Thanks for your comment and perspective, Bella. I can see this scam being especially effective because while people may be on guard against unsolicited messages asking them to click a link, this never asks for that but sets up beautifully the context for a follow-up call. But…man, the hold music and the security questions? That’s insane.
Does anyone have knowledge of scammers using 5-6 digit short codes to send smishing attempts?
I had an incident that happened to me last year where my famous bank sent me an SMS alert for me to call them about possible misuse of my debit card. I called the number in the text and the operator told me that someone in Nigeria was using my debit card number but he then told me he needed to verify my identity and asked for some of my PII. An alarm went off and I explained that I work in data security and I would need to call my famous bank back at a number that I knew was legit. He said he understood perfectly, but I thought that could have been part of his scam to win my confidence and keep me on the line! I called the bank back and as it turned out, there was a guy in Nigeria buying stuff with my debit card number.
A legitimate text or email warning of possible theft to a customer should include the words, ” please call the number that’s on the back of your card or from your last statement and ask for the fraud department” . Even better would be if the message includes words that note in effect that the email or SMS warning is a one way message (i.e. that no one will respond if you Reply to the message), so that the customer has to call that the number. No pone numbers should be provided in the alert. This should be the standard operating procedure for every financial institution and it should be widely publicized by the industry that this is the only way a customer will alerted to possible theft.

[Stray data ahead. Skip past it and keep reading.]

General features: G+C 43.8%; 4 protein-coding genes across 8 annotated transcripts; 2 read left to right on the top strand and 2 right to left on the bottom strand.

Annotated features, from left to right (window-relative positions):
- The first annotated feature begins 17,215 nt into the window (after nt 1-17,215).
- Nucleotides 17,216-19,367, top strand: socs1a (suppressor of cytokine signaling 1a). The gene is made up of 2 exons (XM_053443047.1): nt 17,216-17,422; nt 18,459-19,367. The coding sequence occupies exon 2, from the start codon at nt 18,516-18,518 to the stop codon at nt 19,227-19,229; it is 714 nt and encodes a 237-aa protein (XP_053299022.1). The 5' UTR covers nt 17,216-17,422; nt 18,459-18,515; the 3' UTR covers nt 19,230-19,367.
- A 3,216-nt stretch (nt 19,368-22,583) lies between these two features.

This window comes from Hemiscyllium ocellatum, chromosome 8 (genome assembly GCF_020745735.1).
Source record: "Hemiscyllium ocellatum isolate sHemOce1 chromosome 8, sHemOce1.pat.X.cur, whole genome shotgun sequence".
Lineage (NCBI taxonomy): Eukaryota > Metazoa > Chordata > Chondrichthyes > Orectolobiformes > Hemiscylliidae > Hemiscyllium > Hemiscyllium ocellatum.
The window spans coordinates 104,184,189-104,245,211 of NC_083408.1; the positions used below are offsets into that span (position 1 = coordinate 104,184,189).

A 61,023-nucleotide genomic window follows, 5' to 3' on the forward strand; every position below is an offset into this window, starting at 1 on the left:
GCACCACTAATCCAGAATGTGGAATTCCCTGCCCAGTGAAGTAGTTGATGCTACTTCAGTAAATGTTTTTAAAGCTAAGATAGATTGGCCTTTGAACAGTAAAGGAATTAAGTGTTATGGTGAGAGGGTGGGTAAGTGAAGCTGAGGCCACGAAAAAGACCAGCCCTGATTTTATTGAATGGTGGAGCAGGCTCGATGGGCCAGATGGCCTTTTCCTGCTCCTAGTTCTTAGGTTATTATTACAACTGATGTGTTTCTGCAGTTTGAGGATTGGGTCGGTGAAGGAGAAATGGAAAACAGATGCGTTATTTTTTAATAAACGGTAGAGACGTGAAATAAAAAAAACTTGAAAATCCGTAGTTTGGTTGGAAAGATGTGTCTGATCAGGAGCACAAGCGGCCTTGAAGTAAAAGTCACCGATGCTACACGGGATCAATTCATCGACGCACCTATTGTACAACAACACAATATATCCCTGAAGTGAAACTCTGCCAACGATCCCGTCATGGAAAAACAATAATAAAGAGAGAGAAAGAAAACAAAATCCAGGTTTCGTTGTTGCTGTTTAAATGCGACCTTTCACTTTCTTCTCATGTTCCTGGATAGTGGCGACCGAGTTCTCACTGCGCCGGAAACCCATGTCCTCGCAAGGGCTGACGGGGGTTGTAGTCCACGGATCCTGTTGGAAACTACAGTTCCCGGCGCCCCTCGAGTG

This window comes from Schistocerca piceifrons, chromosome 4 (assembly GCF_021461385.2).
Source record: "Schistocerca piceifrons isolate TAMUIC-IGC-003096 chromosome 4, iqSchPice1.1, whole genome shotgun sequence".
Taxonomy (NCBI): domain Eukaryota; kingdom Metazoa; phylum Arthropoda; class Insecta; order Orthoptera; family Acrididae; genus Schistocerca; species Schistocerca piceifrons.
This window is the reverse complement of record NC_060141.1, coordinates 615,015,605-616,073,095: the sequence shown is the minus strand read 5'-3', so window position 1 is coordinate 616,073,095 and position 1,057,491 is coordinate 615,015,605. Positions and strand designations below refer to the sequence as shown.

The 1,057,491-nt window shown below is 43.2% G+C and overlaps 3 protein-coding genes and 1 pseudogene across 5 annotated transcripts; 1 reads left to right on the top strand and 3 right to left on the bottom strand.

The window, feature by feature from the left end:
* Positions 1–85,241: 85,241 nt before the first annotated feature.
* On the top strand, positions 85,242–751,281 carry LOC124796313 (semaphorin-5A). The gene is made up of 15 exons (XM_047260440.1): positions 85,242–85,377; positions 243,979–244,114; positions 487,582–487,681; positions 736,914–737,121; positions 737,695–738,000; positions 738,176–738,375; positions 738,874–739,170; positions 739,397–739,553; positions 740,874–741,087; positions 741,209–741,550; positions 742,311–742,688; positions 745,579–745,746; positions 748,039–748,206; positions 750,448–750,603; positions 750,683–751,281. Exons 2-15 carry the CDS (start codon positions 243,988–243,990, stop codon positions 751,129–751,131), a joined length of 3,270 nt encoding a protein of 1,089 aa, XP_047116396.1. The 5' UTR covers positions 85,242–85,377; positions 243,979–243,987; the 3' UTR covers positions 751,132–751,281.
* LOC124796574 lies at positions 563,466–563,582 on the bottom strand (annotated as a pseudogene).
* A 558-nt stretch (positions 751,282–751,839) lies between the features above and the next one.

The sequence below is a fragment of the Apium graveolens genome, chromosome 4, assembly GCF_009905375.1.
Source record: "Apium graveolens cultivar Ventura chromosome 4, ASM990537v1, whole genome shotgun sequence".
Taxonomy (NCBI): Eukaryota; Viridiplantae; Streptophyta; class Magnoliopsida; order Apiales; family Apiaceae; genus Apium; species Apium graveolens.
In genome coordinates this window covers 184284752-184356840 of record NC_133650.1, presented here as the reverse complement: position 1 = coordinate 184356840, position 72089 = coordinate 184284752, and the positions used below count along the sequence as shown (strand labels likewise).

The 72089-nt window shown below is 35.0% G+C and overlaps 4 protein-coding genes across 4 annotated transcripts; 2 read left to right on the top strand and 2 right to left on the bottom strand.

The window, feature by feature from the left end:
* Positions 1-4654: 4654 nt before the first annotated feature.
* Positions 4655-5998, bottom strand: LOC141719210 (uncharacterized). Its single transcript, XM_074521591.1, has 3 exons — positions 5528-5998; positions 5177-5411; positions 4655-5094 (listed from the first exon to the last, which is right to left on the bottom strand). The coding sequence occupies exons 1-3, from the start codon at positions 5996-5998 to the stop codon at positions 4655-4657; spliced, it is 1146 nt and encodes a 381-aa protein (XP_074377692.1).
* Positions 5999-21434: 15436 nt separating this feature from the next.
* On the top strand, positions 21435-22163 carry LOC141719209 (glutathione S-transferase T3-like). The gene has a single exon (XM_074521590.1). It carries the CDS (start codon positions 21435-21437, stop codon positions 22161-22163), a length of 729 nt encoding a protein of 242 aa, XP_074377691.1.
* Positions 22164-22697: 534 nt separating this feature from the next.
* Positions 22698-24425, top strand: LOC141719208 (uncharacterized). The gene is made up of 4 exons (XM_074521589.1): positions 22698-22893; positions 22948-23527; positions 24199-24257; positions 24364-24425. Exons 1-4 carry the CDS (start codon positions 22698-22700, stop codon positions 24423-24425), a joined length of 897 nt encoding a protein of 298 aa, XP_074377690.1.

A legitimate text or email warning of possible theft to a customer should include the words, ” please call the number that’s on the back of your card or from your last statement and ask for the fraud department” . Even better would be if the message includes words that note in effect that the email or SMS warning is a one way message (i.e. that no one will respond if you Reply to the message), so that the customer has to call that number. This should be standard operating procedure for every financial institution and it should be widely publicized by the industry that this is the only way you will alerted to possible theft.
A few days ago I received a similar message. These blogs would definitely help us keep posted about new trends in the market.
The crappy thing about the whole hang up, call them at a known number thing is we all know it’s going to be a slog to get through to someone that way.
The banks have made reaching a real person so hard that having someone on the line already, even if there’s a chance they’re a criminal, It’s a risk some are going to take for convenience
Now That I See It Again, The Enthusiastic Capitalization Of Words Should Have Been Enough To Tip Us Off.
The problem with this advice is:
You might be calling your local branch to verify, but they may not know that some outsourced customer service or even fraud detection call center is or is notz reaching out to you that moment.
Not every bank has real-time CRM where everybody in the bank can see what is going on with the customer at that second.
So yes, by all means, check and call back. But even if the brtanch said they didn´t call you, the card fraud department may very well have tried. Utter dilemma.
If they have integrated call-log consumer systems ‘they’ would know if either side did, probably.
If they don’t it’s as you say.
Have the bank put a secret word/phrase/number of your choice in your file. Then whenever you speak to Customer service ask them to tell you what it is.
This doesn’t work, since an attacker could ask the bank for the same information.
There’s no way for this form of authentication to work.
STIR/SHAKEN should fix this, since we should get the equivalent of a lock icon for banks, and thus you’d be able to know that a phone number that’s calling you is the phone number it says (or is at least authorized by that number), and then you could validate it w/ the printed number on your card.
Not sure how the STIR/SHAKEN rollout is going in the US.
I think it is the other way around… you tell them.
I have never had an account where they have identify themselves with a secret code.
But then I don’t talk to anyone who CALLS me about my account…. I call my bank back and discuss the issue.